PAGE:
An Evening with a Sufi Master


From a student: “I have never forgotten everything that you brought me in Paris, the first time that I met you. ‘Go with the waves.’ It is not always easy but it is the best way to be happy and to feel peace in the mind.” ~ Evelyne Grenet, Rouen, France

Last night I attended a session with Adnan Sarhan, a Sufi master. I felt a deep interest in going after reading the flyer. The traffic was horrendous, so bad that the master himself arrived late because of it. And the yoga studio where it was held was unusually cold.

I was one of the few people that sat in chairs. I wrapped myself in a yoga blanket most of the evening. I don’t know what people call him, but he is very slight and humble. He speaks quietly and with an accent, so his words were not the thing. Not at all.

The drumming he did was a healing in itself. It went on and on and on, changing rhythms and intensities, nothing could be held onto but the sound. And at the end he begin a mysterious chant.

After that was over, he led us in a series of exercises. I smiled inwardly because the shaman, Don Theo, had given me neck exercises to do. Now the sufi master was beginning the exercises at the neck. We spent a long time stretching, turning, loosening the neck muscles. Then the rest of the body. Everything done slowly.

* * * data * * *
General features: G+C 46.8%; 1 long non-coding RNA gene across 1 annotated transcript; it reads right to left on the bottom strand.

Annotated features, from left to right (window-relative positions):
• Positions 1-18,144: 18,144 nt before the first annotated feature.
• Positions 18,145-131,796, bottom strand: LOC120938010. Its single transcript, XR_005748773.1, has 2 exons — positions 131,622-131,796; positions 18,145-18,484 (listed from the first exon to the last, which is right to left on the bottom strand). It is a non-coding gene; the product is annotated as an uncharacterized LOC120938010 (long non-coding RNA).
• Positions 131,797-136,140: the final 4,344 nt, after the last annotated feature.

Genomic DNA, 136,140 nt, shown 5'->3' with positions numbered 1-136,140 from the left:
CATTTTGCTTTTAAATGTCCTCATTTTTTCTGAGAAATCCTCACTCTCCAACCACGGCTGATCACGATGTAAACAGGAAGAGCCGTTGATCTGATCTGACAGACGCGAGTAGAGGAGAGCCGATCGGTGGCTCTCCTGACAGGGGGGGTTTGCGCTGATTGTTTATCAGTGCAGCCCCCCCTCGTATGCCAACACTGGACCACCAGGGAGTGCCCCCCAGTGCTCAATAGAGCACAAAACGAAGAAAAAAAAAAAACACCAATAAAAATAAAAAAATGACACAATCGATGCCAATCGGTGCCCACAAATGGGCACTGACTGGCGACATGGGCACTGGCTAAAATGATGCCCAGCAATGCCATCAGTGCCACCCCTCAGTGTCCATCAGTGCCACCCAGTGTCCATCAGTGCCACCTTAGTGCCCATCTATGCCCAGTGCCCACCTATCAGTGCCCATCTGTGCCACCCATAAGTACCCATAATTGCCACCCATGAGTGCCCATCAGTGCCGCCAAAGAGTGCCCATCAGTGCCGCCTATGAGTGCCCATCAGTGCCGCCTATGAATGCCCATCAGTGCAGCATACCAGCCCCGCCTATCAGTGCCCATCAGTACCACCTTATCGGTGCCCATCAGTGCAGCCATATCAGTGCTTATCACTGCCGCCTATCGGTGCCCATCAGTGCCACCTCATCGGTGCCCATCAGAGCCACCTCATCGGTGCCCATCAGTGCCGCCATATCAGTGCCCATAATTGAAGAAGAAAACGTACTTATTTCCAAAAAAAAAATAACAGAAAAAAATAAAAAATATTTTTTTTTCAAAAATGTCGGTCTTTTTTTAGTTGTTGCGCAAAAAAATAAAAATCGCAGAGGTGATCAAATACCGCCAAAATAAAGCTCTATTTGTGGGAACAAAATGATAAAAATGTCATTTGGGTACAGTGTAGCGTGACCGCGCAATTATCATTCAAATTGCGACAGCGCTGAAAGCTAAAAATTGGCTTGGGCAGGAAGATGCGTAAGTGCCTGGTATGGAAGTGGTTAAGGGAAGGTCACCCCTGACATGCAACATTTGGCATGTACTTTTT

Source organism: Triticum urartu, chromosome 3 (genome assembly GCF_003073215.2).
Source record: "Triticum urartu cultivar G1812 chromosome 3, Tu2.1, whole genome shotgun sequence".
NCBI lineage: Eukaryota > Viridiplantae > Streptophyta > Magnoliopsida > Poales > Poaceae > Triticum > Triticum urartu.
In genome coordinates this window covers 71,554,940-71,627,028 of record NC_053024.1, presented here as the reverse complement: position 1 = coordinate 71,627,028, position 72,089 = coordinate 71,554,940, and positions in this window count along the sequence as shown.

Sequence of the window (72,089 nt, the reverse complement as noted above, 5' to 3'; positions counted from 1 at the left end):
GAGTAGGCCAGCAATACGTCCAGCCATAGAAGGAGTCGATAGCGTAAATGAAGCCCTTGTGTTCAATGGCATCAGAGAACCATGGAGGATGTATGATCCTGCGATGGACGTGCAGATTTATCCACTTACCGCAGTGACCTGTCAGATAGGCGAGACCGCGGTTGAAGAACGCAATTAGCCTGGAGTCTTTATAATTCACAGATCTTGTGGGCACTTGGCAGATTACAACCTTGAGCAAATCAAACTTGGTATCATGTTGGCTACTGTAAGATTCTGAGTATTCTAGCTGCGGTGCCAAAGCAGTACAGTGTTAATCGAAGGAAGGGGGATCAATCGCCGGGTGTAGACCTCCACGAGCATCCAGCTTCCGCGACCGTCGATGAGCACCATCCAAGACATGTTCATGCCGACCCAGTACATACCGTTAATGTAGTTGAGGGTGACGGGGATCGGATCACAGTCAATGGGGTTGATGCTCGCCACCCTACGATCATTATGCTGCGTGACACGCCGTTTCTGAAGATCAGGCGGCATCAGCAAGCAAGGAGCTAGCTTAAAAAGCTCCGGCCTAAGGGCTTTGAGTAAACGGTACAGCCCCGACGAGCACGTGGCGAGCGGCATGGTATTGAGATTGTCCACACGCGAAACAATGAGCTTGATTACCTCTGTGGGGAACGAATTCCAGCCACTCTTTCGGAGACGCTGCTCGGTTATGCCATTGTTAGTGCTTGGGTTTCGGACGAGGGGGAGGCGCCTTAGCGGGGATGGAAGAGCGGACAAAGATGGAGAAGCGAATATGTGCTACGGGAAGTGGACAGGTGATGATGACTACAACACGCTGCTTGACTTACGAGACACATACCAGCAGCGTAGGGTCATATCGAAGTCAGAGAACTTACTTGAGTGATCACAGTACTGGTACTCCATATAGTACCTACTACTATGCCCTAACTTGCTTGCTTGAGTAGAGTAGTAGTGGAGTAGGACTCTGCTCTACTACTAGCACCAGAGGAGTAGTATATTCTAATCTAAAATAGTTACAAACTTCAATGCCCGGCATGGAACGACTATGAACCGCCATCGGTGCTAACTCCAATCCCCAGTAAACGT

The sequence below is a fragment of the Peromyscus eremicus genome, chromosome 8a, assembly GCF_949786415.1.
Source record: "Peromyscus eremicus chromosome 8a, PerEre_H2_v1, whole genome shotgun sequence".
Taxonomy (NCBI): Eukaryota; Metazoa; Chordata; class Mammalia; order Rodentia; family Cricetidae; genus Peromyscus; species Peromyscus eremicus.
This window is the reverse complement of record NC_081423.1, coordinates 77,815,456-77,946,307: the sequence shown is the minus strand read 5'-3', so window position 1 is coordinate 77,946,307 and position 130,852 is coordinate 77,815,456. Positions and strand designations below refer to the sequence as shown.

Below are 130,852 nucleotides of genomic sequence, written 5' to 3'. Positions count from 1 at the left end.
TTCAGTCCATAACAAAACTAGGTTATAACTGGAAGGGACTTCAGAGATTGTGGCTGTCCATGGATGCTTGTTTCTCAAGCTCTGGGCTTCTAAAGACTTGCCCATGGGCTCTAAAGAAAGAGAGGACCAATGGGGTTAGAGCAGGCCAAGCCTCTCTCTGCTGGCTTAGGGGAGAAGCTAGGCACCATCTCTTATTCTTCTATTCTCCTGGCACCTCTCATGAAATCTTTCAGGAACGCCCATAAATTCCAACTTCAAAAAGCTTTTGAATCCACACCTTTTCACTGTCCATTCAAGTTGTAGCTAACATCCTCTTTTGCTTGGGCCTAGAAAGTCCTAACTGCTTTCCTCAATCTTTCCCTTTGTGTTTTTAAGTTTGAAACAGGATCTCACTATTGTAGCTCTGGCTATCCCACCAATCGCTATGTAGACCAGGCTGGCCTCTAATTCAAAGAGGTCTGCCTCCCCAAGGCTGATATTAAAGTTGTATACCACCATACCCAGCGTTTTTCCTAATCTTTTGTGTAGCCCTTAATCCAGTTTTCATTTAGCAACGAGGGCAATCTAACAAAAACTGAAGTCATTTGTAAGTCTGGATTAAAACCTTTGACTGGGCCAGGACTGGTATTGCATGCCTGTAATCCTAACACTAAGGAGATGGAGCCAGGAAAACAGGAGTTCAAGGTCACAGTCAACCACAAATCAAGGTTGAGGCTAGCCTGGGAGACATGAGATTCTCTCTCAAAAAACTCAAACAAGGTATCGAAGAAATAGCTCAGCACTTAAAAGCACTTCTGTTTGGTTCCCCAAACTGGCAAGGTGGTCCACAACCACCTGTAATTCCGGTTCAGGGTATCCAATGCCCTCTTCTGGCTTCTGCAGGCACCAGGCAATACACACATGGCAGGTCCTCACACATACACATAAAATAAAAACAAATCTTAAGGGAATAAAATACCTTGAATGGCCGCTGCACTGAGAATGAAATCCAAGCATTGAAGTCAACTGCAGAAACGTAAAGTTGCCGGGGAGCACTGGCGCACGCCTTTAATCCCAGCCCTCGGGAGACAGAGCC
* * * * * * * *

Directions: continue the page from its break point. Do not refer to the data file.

In the last exercise we were told to close our eyes and let the body move to the music as it wished. And then the chant of what sounded like “hay” began. I don’t know how to spell it; I just remember it sounded like “hai.” My voice began strongly enough but soon tired and I was just giving it a faint little “hai.”

When the program was over, and it seemed to go well past the scheduled two hours, I made bold to speak to the master. He urged me to come the next day. I had not planned on it, as it is way across town. But he seemed to know me and promised results. And then he said, “Why don’t you do something different for a change?” My spirit recoiled in fear, for no one feels able to make a commitment that would involve dissolution.

Vicki Woodyard

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